In today’s edition of the Turkish newspaper Today’s Zaman, Turkish newspaper columnist, lawyer, and human rights defender, Orhan Kemal Cengiz asks an important, powerful question. In his editorial piece The ICC and crimes against humanity in Turkey, he asks: While Serbs continue to deliver Serbian butchers to The Hague, who will try Turkish butchers who committed crimes against humanity in the ’90s against Kurds in Turkey?
It is a timely question. A significant question. A question that begs an audience. It might be, for many, an extraordinarily shocking question. And, unfortunately, it is not a question that enough people are asking. Why aren’t more people asking about crimes against humanity perpetrated against the Kurds?
There are also many questions that people never ask. They go unasked for fear of asking. Unasked for fear of knowing the answers. Unasked out of ignorance. Unasked, nonetheless. Many questions that, perhaps, we don’t know how to ask. Or to whom to direct them.
Cengiz writes in his column about the International Criminal Court (ICC) that ‘[d]uring the ’90s more than 3,500 Kurdish villages were destroyed and tens of thousands of extrajudicial killings were committed.’ Another question then might be, Why did this happen? As Cengiz points out, these crimes are a perfect fit for the definition of ‘crimes against humanity.’ Who committed these heinous ‘crimes against humanity’ against the Kurds? Ah, another question. No one is asking that one either.
According to Article 7 of the Rome Statute a ‘crime against humanity’ is an act committed as ‘part of a widespread or systematic attack directed against any civilian population, with knowledge of the attack.’ The ‘act’, to name a few, may be ‘murder’, ‘forcible transfer of population’, ‘torture’, ‘rape’, or ‘other inhumane acts of a similar character intentionally causing great suffering, or serious injury to body or to mental or physical health.’ All of these ‘acts’ have been directed against the Kurds for decades. Who is asking why?
The Rome Statute is the treaty that established the International Criminal Court. Turkey is not a party to the treaty, which went into force on 01 July 2002. The court was ‘established to help end impunity for the perpetrators of the most serious crimes of concern to the international community.’ There are now 139 signatories and 115 member nations. Joining Turkey in the group of non-member countries are Somalia, China, North Korea, Israel, Pakistan, Turkmenistan, Libya, Saudi Arabia, the United States, and some others. Asking why these particular countries will not become party to such a treaty is one question that may not be necessary.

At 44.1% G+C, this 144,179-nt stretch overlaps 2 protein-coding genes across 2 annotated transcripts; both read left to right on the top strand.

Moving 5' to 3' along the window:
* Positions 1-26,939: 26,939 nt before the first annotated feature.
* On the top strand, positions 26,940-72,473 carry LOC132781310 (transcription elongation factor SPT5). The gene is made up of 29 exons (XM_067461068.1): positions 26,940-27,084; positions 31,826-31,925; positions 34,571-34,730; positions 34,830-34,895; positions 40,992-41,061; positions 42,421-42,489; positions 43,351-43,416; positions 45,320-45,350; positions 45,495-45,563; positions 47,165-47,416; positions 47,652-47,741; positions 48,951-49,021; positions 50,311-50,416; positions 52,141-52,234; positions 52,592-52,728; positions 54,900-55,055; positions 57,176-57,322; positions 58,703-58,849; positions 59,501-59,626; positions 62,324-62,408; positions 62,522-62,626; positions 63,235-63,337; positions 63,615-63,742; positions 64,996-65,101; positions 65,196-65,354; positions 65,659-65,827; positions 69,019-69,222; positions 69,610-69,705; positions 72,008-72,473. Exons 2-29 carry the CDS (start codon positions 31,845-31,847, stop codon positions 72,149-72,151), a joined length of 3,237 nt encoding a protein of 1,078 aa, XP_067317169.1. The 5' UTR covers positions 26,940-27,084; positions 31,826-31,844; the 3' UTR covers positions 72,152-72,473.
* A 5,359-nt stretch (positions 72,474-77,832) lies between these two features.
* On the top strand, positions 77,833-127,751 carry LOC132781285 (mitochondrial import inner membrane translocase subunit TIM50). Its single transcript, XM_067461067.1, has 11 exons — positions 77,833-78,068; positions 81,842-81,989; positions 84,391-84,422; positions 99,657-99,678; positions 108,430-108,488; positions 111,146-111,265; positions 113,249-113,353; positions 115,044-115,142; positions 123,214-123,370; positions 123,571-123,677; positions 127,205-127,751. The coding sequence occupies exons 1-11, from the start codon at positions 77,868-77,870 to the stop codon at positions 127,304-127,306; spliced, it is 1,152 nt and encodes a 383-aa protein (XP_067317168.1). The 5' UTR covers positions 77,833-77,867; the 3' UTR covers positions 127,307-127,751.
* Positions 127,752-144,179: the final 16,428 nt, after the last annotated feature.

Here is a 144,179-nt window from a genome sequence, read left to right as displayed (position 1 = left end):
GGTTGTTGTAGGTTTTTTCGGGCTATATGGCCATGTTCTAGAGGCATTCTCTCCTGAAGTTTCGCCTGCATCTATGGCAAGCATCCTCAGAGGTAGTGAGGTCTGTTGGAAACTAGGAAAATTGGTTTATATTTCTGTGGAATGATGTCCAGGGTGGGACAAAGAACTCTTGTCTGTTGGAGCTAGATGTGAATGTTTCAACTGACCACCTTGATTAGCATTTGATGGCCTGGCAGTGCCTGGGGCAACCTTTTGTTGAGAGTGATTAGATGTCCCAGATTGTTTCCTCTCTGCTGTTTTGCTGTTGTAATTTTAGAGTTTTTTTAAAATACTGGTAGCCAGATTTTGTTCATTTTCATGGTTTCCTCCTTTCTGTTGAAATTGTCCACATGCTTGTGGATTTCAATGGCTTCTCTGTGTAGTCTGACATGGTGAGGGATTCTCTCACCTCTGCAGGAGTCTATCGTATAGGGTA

As the ICC cannot try the ‘Turkish butchers’ who perpetrated tens of thousands of Kurdish murders, we are back to Cengiz’s original question of ‘Who will?’ Certainly not the Turkish judiciary. Cengiz writes that only 20 of these murders are now being addressed in a trial in Turkey. Only 20. Only 20 of tens of thousands. And, he adds, that not a single person is ‘being put on trial because of their role in the destruction of villages in southeastern Turkey.’ What is preventing justice here? Where is the international outcry?
A few years ago in one of his columns (Bloody Turk! 18 Sept 2009), Cengiz said of himself : ‘I am not a religious person. I am not Kurdish. I am not gay. I am not Christian. I am not Armenian. I am not Roma. But I have spent all my life defending these people’s rights.’
Indeed, Mr Cengiz is an experienced lawyer and defender of human rights. He is president and founding member of the Human Rights Agenda Association, with more than ten years of experience working in human rights organisations, including a stint with the Kurdish Human Rights Project in London. At times Mr Cengiz has even had to seek protection because of the work he does. It takes courage to stand up for dignity and human rights.
But it doesn’t take decades of experience to ask questions. It does take courage to ask the right questions. It takes courage to want to know the true answers.
In this time of revolutionary change, the world is applauding people’s courage to stand up to the brutality of the region’s repressive regimes. They have the courage to face tanks and bullets, to demand reform and to question the legitimacy of the regime. The fear is gone and they want an end to oppression.
In Turkey too courage is building and the Kurds want an end to Ankara’s oppression. It’s time to start questioning Turkey’s repressive policies towards the Kurds. It’s time to start asking the questions that, until now, no one has dared to ask.